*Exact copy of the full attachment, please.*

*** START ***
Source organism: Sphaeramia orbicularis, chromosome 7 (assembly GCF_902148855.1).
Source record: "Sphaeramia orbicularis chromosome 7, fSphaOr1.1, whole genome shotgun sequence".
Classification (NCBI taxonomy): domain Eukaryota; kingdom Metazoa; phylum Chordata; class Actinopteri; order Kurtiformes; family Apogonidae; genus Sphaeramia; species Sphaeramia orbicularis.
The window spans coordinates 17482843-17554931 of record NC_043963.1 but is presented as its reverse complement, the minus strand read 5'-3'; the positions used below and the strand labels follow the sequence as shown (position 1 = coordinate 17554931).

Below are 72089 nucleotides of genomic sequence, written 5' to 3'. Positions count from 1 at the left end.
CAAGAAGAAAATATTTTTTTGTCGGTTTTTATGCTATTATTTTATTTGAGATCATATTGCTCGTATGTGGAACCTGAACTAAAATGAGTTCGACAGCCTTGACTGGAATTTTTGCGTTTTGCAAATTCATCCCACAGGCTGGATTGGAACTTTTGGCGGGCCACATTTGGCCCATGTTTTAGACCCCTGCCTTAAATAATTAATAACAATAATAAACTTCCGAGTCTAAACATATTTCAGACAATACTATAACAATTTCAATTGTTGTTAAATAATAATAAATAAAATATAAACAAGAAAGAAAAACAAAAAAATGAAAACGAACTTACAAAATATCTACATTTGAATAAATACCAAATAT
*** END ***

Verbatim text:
Source organism: Sphaeramia orbicularis, chromosome 7 (assembly GCF_902148855.1).
Source record: "Sphaeramia orbicularis chromosome 7, fSphaOr1.1, whole genome shotgun sequence".
Classification (NCBI taxonomy): domain Eukaryota; kingdom Metazoa; phylum Chordata; class Actinopteri; order Kurtiformes; family Apogonidae; genus Sphaeramia; species Sphaeramia orbicularis.
The window spans coordinates 17482843-17554931 of record NC_043963.1 but is presented as its reverse complement, the minus strand read 5'-3'; the positions used below and the strand labels follow the sequence as shown (position 1 = coordinate 17554931).

Below are 72089 nucleotides of genomic sequence, written 5' to 3'. Positions count from 1 at the left end.
CAAGAAGAAAATATTTTTTTGTCGGTTTTTATGCTATTATTTTATTTGAGATCATATTGCTCGTATGTGGAACCTGAACTAAAATGAGTTCGACAGCCTTGACTGGAATTTTTGCGTTTTGCAAATTCATCCCACAGGCTGGATTGGAACTTTTGGCGGGCCACATTTGGCCCATGTTTTAGACCCCTGCCTTAAATAATTAATAACAATAATAAACTTCCGAGTCTAAACATATTTCAGACAATACTATAACAATTTCAATTGTTGTTAAATAATAATAAATAAAATATAAACAAGAAAGAAAAACAAAAAAATGAAAACGAACTTACAAAATATCTACATTTGAATAAATACCAAATAT